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Fascinating Facts About Burn Out & Stress

Updated: Apr 26, 2023

Who coined the term "burn out"?

Q. Who coined the term "burn out"

A. Herbert Freudenberger was a psychologist who practiced on New York's Upper East Side.

In the 1970's he also volunteered and opened a clinic on the Bowery, which is known as

New York's Skid Row. One day he could not get out of bed for three days and knew that

this must be serious. It was more than just depression and exhaustion. He thought about

the drug addicts down on the Bowery with their blank looks as their cigarettes were

literally burning out between their fingers. He then proceeded to call his disease

"burnout". He overcame his own burnout by realizing that he was frustrated and felt like

he didn't make a difference in life. He began his recovery one he felt recogcnized and

respected and found value in what he did and also finding the time to focus on activities

that would bring him pleasure. After a few interviews on Oprah and the Phil Donahue

show the rest is history.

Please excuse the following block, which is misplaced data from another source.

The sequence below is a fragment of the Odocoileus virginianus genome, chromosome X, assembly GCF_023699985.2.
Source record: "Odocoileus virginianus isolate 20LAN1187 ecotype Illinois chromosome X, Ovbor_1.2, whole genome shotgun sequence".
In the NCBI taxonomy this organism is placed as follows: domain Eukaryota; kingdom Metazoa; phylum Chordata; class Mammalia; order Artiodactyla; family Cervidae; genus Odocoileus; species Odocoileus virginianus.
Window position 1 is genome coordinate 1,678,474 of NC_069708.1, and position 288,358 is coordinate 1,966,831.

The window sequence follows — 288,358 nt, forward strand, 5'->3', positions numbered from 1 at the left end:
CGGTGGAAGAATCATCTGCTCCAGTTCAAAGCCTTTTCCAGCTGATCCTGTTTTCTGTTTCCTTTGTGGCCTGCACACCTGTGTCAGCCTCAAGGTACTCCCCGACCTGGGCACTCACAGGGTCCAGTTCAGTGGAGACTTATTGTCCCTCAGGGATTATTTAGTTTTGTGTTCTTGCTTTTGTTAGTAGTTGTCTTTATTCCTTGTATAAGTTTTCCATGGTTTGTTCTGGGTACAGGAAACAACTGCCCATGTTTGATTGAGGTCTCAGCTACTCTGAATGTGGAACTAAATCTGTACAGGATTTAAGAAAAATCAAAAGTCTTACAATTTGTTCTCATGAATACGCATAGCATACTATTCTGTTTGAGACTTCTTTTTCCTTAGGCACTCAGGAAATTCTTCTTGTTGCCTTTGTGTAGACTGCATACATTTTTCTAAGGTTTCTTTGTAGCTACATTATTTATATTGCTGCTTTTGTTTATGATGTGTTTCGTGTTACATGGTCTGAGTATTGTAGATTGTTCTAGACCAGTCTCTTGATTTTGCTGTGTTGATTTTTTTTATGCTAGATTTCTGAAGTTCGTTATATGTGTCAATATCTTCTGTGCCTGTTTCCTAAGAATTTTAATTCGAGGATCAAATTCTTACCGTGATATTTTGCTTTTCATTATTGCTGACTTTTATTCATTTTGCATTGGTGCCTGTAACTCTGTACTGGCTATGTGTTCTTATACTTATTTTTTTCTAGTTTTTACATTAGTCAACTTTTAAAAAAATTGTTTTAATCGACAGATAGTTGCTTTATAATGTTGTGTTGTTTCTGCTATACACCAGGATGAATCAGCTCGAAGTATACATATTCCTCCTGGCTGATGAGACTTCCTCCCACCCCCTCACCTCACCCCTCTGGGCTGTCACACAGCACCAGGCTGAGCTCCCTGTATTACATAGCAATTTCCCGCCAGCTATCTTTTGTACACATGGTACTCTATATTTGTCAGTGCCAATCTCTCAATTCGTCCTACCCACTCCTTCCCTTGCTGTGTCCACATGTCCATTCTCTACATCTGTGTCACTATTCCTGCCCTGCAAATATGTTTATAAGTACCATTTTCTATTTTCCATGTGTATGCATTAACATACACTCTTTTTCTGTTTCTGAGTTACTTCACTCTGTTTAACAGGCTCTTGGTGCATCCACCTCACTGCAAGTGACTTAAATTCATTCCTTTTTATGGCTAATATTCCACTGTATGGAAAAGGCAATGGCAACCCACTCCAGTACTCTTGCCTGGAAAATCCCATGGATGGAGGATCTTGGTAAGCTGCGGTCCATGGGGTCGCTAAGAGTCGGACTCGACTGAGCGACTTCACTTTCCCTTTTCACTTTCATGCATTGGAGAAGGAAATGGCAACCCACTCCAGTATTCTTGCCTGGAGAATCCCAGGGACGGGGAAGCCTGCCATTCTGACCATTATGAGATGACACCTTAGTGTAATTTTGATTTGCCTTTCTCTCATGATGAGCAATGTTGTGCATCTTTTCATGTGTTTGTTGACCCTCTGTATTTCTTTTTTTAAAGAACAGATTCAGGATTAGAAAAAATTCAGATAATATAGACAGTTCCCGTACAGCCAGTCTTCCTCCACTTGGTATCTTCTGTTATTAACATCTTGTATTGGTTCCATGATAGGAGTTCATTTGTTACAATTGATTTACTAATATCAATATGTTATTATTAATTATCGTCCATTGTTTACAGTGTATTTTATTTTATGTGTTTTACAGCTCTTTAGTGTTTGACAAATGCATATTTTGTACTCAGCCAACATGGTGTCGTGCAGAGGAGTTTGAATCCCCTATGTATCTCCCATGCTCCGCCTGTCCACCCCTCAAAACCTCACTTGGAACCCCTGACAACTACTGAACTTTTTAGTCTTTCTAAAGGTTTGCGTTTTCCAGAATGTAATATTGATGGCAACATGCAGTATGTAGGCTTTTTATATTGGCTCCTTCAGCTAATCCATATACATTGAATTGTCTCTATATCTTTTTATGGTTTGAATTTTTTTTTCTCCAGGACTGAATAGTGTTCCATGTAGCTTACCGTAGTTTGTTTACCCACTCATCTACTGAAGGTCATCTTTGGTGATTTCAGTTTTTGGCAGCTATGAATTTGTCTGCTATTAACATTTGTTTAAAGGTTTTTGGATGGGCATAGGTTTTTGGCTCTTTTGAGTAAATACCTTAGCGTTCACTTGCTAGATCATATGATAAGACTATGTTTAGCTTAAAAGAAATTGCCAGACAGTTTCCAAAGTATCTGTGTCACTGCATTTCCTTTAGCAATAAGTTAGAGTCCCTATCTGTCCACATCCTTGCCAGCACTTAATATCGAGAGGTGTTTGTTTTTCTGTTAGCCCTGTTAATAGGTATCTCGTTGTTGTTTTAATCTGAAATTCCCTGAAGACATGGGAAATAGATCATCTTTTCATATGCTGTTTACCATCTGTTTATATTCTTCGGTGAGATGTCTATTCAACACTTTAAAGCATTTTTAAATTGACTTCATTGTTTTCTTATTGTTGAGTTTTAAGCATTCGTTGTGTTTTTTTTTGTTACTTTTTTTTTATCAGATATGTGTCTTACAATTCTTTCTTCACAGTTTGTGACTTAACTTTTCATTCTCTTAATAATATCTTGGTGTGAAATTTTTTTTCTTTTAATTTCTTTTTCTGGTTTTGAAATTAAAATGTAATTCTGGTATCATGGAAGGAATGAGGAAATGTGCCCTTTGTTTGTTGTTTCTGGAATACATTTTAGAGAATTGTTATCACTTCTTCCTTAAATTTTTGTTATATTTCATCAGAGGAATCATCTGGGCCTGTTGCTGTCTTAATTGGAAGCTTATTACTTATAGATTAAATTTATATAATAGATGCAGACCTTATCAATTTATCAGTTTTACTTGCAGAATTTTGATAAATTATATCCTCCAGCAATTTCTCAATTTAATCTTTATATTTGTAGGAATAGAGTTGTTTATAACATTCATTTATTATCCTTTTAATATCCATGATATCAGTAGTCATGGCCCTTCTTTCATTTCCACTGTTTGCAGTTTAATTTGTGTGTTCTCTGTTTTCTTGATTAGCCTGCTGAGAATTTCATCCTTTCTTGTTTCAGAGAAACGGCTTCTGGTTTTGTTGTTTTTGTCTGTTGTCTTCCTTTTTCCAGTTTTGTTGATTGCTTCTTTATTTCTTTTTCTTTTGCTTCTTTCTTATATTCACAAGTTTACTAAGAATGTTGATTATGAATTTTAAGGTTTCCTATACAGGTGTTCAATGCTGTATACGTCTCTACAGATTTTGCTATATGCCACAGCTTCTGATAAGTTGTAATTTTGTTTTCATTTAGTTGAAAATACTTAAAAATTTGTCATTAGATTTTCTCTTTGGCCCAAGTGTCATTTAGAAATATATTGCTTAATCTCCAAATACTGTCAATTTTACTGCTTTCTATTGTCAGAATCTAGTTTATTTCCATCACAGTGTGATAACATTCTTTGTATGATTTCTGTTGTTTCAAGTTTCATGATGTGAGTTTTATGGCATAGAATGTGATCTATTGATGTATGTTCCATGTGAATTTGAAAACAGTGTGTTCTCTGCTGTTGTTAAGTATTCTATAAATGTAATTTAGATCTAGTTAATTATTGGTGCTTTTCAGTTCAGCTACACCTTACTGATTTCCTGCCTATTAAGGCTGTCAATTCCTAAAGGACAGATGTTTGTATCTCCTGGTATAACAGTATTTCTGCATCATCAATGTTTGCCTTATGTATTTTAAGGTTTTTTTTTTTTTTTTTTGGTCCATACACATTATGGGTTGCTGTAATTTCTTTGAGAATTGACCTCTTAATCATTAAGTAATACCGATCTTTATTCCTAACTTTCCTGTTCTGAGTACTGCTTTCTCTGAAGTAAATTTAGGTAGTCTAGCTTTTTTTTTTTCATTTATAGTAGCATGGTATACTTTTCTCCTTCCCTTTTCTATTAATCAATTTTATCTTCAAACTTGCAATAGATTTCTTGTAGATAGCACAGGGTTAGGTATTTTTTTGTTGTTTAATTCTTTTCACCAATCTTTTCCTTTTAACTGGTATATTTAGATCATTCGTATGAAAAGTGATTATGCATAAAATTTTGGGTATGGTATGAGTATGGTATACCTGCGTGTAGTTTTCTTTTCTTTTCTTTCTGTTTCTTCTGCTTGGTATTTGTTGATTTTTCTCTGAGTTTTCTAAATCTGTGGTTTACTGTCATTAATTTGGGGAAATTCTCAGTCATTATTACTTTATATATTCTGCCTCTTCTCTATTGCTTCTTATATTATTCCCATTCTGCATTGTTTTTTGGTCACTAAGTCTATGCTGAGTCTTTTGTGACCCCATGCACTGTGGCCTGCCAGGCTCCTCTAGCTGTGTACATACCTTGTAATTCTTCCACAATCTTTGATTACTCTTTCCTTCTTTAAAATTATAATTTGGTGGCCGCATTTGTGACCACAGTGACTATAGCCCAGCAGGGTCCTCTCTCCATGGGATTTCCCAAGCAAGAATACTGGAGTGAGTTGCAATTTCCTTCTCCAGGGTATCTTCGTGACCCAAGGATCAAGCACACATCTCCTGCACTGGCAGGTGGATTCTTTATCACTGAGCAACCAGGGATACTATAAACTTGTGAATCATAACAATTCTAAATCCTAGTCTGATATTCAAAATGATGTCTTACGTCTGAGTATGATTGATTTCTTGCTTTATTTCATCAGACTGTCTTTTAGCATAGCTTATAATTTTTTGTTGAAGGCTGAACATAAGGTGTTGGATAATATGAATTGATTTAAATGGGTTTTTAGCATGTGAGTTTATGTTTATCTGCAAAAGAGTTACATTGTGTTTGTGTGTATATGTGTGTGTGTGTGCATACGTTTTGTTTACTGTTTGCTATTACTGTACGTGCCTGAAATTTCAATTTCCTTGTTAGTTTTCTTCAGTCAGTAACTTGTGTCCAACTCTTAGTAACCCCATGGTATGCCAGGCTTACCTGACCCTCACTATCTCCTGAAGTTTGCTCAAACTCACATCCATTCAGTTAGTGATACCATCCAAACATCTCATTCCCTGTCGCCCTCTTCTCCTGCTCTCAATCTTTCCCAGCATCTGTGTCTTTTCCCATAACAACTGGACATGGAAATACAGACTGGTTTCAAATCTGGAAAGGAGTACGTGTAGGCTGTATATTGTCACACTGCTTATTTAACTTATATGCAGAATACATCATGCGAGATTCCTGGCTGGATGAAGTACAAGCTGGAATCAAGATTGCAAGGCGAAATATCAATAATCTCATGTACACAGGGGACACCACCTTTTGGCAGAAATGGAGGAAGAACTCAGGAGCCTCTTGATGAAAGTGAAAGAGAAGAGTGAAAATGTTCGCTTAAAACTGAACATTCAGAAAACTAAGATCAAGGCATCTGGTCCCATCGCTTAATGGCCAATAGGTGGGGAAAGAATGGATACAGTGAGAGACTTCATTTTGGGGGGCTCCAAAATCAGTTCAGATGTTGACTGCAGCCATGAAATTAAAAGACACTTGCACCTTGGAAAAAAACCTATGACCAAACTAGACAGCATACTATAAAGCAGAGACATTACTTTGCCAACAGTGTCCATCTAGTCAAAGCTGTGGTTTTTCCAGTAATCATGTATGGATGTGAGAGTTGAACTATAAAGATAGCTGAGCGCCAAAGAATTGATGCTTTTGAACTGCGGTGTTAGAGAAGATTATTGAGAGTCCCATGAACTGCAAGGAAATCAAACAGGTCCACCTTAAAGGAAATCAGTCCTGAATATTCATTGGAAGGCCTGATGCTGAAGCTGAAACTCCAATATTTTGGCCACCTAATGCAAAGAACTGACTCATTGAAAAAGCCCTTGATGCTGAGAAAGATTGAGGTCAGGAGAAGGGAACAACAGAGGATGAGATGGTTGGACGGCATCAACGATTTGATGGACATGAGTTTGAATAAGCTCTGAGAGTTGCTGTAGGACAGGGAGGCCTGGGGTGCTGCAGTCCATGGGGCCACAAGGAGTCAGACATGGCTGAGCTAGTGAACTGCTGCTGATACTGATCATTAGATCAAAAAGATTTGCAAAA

Q. Where did the word stress come from?

A. The term "stress" derives from the Latin word "stringer" which means to draw tight.

Want to learn more fascinating facts about stress?

Stress causes capillaries to close which restricts bleeding in case of a flesh wound. While your body is there for you to take care of the immediate situation of bleeding to death, unfortunately chronic long term stress also decreases needed oxygen to your cells.

Stress also makes the blood thicker to also protect you against that same flesh wound. Unfortunately this also increases the risk of developing blood clots

Pupils dilate during stress and also when you are attracted to someone. It is your body's way of gathering more visual information about a situation. If you find yourself attracted to someone you do not know, avoid gathering too much information with your eyes or this may lead to even more stress

Chronic low level noise and low frequency noise even noise you may not consciously be aware of can increase stress hormones and interfere with learning and also increase blood pressure, degrade the immune system and provoke aggression

Laughing decreases stress hormones such as adrenaline, epinephrine and cortisol. Another added benefit to laughter is that laughing makes it nearly impossible to feel anxious or depressed.

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